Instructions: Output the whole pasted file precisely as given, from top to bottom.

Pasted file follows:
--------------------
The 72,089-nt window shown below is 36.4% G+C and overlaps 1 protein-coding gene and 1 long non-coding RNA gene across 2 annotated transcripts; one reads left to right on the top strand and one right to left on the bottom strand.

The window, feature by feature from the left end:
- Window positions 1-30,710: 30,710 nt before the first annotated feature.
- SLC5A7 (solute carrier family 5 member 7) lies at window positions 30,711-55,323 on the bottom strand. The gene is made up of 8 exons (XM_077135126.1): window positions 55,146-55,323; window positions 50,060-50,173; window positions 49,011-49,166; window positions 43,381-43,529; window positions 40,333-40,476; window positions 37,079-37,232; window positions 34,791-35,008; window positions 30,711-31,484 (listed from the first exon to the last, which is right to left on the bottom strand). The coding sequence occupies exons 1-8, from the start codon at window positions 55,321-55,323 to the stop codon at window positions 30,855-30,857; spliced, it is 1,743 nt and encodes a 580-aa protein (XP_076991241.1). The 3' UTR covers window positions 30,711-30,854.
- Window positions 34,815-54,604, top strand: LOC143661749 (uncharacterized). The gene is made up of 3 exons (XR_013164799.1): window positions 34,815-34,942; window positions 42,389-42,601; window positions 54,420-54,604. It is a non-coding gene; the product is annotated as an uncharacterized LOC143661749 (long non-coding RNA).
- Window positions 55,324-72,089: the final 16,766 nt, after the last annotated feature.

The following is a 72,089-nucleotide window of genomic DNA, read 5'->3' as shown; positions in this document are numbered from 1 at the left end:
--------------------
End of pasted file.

The 72,089-nt window shown below is 36.4% G+C and overlaps 1 protein-coding gene and 1 long non-coding RNA gene across 2 annotated transcripts; one reads left to right on the top strand and one right to left on the bottom strand.

The window, feature by feature from the left end:
- Window positions 1-30,710: 30,710 nt before the first annotated feature.
- SLC5A7 (solute carrier family 5 member 7) lies at window positions 30,711-55,323 on the bottom strand. The gene is made up of 8 exons (XM_077135126.1): window positions 55,146-55,323; window positions 50,060-50,173; window positions 49,011-49,166; window positions 43,381-43,529; window positions 40,333-40,476; window positions 37,079-37,232; window positions 34,791-35,008; window positions 30,711-31,484 (listed from the first exon to the last, which is right to left on the bottom strand). The coding sequence occupies exons 1-8, from the start codon at window positions 55,321-55,323 to the stop codon at window positions 30,855-30,857; spliced, it is 1,743 nt and encodes a 580-aa protein (XP_076991241.1). The 3' UTR covers window positions 30,711-30,854.
- Window positions 34,815-54,604, top strand: LOC143661749 (uncharacterized). The gene is made up of 3 exons (XR_013164799.1): window positions 34,815-34,942; window positions 42,389-42,601; window positions 54,420-54,604. It is a non-coding gene; the product is annotated as an uncharacterized LOC143661749 (long non-coding RNA).
- Window positions 55,324-72,089: the final 16,766 nt, after the last annotated feature.

The following is a 72,089-nucleotide window of genomic DNA, read 5'->3' as shown; positions in this document are numbered from 1 at the left end: